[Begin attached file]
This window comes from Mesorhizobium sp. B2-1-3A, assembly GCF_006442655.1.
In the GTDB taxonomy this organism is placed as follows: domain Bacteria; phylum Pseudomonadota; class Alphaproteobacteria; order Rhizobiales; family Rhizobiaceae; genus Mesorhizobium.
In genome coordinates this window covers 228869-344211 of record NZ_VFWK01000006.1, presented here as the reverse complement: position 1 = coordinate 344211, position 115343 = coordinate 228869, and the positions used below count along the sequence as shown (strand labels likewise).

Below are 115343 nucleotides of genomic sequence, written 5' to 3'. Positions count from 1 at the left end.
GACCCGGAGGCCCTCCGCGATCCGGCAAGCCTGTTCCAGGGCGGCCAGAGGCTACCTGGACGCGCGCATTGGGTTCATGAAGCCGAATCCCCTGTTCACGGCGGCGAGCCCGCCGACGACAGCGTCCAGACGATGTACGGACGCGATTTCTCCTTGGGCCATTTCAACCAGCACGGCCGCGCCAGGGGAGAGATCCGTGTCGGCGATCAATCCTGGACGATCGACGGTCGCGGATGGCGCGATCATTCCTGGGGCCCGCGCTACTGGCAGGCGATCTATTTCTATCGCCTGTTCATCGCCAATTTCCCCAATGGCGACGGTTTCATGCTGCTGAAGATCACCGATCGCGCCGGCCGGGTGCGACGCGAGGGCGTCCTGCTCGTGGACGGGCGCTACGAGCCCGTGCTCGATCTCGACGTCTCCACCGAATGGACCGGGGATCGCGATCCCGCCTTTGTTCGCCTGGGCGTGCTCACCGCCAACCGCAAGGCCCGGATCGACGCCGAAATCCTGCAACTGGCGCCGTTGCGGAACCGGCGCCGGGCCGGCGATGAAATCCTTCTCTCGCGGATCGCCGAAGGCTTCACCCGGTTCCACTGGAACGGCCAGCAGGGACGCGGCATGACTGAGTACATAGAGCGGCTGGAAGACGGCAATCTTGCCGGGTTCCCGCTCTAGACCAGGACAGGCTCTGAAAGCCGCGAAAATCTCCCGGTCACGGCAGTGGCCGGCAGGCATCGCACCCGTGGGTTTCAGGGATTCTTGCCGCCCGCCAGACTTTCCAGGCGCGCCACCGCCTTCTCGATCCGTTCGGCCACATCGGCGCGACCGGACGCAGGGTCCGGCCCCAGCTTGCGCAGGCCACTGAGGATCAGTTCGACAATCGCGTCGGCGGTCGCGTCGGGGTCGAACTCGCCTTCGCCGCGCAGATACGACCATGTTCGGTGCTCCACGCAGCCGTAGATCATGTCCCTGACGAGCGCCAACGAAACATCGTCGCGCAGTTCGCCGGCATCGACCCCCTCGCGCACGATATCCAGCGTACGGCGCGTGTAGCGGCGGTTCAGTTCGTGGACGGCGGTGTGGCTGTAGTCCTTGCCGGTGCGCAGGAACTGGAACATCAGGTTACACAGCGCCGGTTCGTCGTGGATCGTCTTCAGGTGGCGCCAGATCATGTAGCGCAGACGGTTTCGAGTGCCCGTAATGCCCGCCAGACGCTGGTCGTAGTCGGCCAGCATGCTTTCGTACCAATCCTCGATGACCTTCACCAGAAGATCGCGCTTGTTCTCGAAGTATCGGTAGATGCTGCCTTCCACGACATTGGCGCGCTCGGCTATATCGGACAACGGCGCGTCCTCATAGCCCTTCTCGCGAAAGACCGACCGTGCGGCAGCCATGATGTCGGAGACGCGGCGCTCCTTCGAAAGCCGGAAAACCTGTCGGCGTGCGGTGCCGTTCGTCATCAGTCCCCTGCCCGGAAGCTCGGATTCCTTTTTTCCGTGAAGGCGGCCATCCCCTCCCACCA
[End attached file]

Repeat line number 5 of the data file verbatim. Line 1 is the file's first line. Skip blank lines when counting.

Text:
GACCCGGAGGCCCTCCGCGATCCGGCAAGCCTGTTCCAGGGCGGCCAGAGGCTACCTGGACGCGCGCATTGGGTTCATGAAGCCGAATCCCCTGTTCACGGCGGCGAGCCCGCCGACGACAGCGTCCAGACGATGTACGGACGCGATTTCTCCTTGGGCCATTTCAACCAGCACGGCCGCGCCAGGGGAGAGATCCGTGTCGGCGATCAATCCTGGACGATCGACGGTCGCGGATGGCGCGATCATTCCTGGGGCCCGCGCTACTGGCAGGCGATCTATTTCTATCGCCTGTTCATCGCCAATTTCCCCAATGGCGACGGTTTCATGCTGCTGAAGATCACCGATCGCGCCGGCCGGGTGCGACGCGAGGGCGTCCTGCTCGTGGACGGGCGCTACGAGCCCGTGCTCGATCTCGACGTCTCCACCGAATGGACCGGGGATCGCGATCCCGCCTTTGTTCGCCTGGGCGTGCTCACCGCCAACCGCAAGGCCCGGATCGACGCCGAAATCCTGCAACTGGCGCCGTTGCGGAACCGGCGCCGGGCCGGCGATGAAATCCTTCTCTCGCGGATCGCCGAAGGCTTCACCCGGTTCCACTGGAACGGCCAGCAGGGACGCGGCATGACTGAGTACATAGAGCGGCTGGAAGACGGCAATCTTGCCGGGTTCCCGCTCTAGACCAGGACAGGCTCTGAAAGCCGCGAAAATCTCCCGGTCACGGCAGTGGCCGGCAGGCATCGCACCCGTGGGTTTCAGGGATTCTTGCCGCCCGCCAGACTTTCCAGGCGCGCCACCGCCTTCTCGATCCGTTCGGCCACATCGGCGCGACCGGACGCAGGGTCCGGCCCCAGCTTGCGCAGGCCACTGAGGATCAGTTCGACAATCGCGTCGGCGGTCGCGTCGGGGTCGAACTCGCCTTCGCCGCGCAGATACGACCATGTTCGGTGCTCCACGCAGCCGTAGATCATGTCCCTGACGAGCGCCAACGAAACATCGTCGCGCAGTTCGCCGGCATCGACCCCCTCGCGCACGATATCCAGCGTACGGCGCGTGTAGCGGCGGTTCAGTTCGTGGACGGCGGTGTGGCTGTAGTCCTTGCCGGTGCGCAGGAACTGGAACATCAGGTTACACAGCGCCGGTTCGTCGTGGATCGTCTTCAGGTGGCGCCAGATCATGTAGCGCAGACGGTTTCGAGTGCCCGTAATGCCCGCCAGACGCTGGTCGTAGTCGGCCAGCATGCTTTCGTACCAATCCTCGATGACCTTCACCAGAAGATCGCGCTTGTTCTCGAAGTATCGGTAGATGCTGCCTTCCACGACATTGGCGCGCTCGGCTATATCGGACAACGGCGCGTCCTCATAGCCCTTCTCGCGAAAGACCGACCGTGCGGCAGCCATGATGTCGGAGACGCGGCGCTCCTTCGAAAGCCGGAAAACCTGTCGGCGTGCGGTGCCGTTCGTCATCAGTCCCCTGCCCGGAAGCTCGGATTCCTTTTTTCCGTGAAGGCGGCCATCCCCTCCCACCA